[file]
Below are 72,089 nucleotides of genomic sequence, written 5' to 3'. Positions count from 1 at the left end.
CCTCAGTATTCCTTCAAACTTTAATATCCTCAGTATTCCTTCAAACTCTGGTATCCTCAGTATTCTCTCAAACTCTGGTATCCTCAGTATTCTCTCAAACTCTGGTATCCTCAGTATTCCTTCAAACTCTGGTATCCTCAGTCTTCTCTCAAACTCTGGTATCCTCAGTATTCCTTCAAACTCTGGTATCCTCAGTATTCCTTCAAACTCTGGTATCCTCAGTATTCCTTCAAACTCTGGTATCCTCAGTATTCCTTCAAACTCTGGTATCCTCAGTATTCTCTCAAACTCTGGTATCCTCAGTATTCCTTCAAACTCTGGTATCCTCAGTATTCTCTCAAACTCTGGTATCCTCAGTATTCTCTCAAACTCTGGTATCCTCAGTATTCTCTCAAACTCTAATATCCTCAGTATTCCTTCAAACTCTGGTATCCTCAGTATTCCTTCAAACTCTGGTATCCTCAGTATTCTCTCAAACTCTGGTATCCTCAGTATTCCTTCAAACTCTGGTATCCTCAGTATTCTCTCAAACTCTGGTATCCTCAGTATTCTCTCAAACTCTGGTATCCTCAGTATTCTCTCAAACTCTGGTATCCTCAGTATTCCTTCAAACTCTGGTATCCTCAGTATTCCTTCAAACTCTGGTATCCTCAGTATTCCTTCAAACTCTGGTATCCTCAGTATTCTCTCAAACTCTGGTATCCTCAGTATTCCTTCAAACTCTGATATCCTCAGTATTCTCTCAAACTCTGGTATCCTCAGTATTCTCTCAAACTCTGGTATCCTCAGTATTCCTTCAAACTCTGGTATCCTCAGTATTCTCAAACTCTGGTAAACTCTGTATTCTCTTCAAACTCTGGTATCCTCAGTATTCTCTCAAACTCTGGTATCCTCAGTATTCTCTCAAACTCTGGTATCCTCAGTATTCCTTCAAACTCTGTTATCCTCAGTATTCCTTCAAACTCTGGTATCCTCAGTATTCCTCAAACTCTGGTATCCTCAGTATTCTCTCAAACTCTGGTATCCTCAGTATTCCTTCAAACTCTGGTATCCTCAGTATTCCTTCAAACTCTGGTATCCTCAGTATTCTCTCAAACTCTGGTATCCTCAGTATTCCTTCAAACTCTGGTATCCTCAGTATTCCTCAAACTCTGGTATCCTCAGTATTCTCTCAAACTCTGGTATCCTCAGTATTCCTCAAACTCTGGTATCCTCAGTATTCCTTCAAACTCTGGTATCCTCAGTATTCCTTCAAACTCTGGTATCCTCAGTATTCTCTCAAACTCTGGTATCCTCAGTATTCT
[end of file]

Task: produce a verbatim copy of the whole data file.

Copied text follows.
Below are 72,089 nucleotides of genomic sequence, written 5' to 3'. Positions count from 1 at the left end.
CCTCAGTATTCCTTCAAACTTTAATATCCTCAGTATTCCTTCAAACTCTGGTATCCTCAGTATTCTCTCAAACTCTGGTATCCTCAGTATTCTCTCAAACTCTGGTATCCTCAGTATTCCTTCAAACTCTGGTATCCTCAGTCTTCTCTCAAACTCTGGTATCCTCAGTATTCCTTCAAACTCTGGTATCCTCAGTATTCCTTCAAACTCTGGTATCCTCAGTATTCCTTCAAACTCTGGTATCCTCAGTATTCCTTCAAACTCTGGTATCCTCAGTATTCTCTCAAACTCTGGTATCCTCAGTATTCCTTCAAACTCTGGTATCCTCAGTATTCTCTCAAACTCTGGTATCCTCAGTATTCTCTCAAACTCTGGTATCCTCAGTATTCTCTCAAACTCTAATATCCTCAGTATTCCTTCAAACTCTGGTATCCTCAGTATTCCTTCAAACTCTGGTATCCTCAGTATTCTCTCAAACTCTGGTATCCTCAGTATTCCTTCAAACTCTGGTATCCTCAGTATTCTCTCAAACTCTGGTATCCTCAGTATTCTCTCAAACTCTGGTATCCTCAGTATTCTCTCAAACTCTGGTATCCTCAGTATTCCTTCAAACTCTGGTATCCTCAGTATTCCTTCAAACTCTGGTATCCTCAGTATTCCTTCAAACTCTGGTATCCTCAGTATTCTCTCAAACTCTGGTATCCTCAGTATTCCTTCAAACTCTGATATCCTCAGTATTCTCTCAAACTCTGGTATCCTCAGTATTCTCTCAAACTCTGGTATCCTCAGTATTCCTTCAAACTCTGGTATCCTCAGTATTCTCAAACTCTGGTAAACTCTGTATTCTCTTCAAACTCTGGTATCCTCAGTATTCTCTCAAACTCTGGTATCCTCAGTATTCTCTCAAACTCTGGTATCCTCAGTATTCCTTCAAACTCTGTTATCCTCAGTATTCCTTCAAACTCTGGTATCCTCAGTATTCCTCAAACTCTGGTATCCTCAGTATTCTCTCAAACTCTGGTATCCTCAGTATTCCTTCAAACTCTGGTATCCTCAGTATTCCTTCAAACTCTGGTATCCTCAGTATTCTCTCAAACTCTGGTATCCTCAGTATTCCTTCAAACTCTGGTATCCTCAGTATTCCTCAAACTCTGGTATCCTCAGTATTCTCTCAAACTCTGGTATCCTCAGTATTCCTCAAACTCTGGTATCCTCAGTATTCCTTCAAACTCTGGTATCCTCAGTATTCCTTCAAACTCTGGTATCCTCAGTATTCTCTCAAACTCTGGTATCCTCAGTATTCT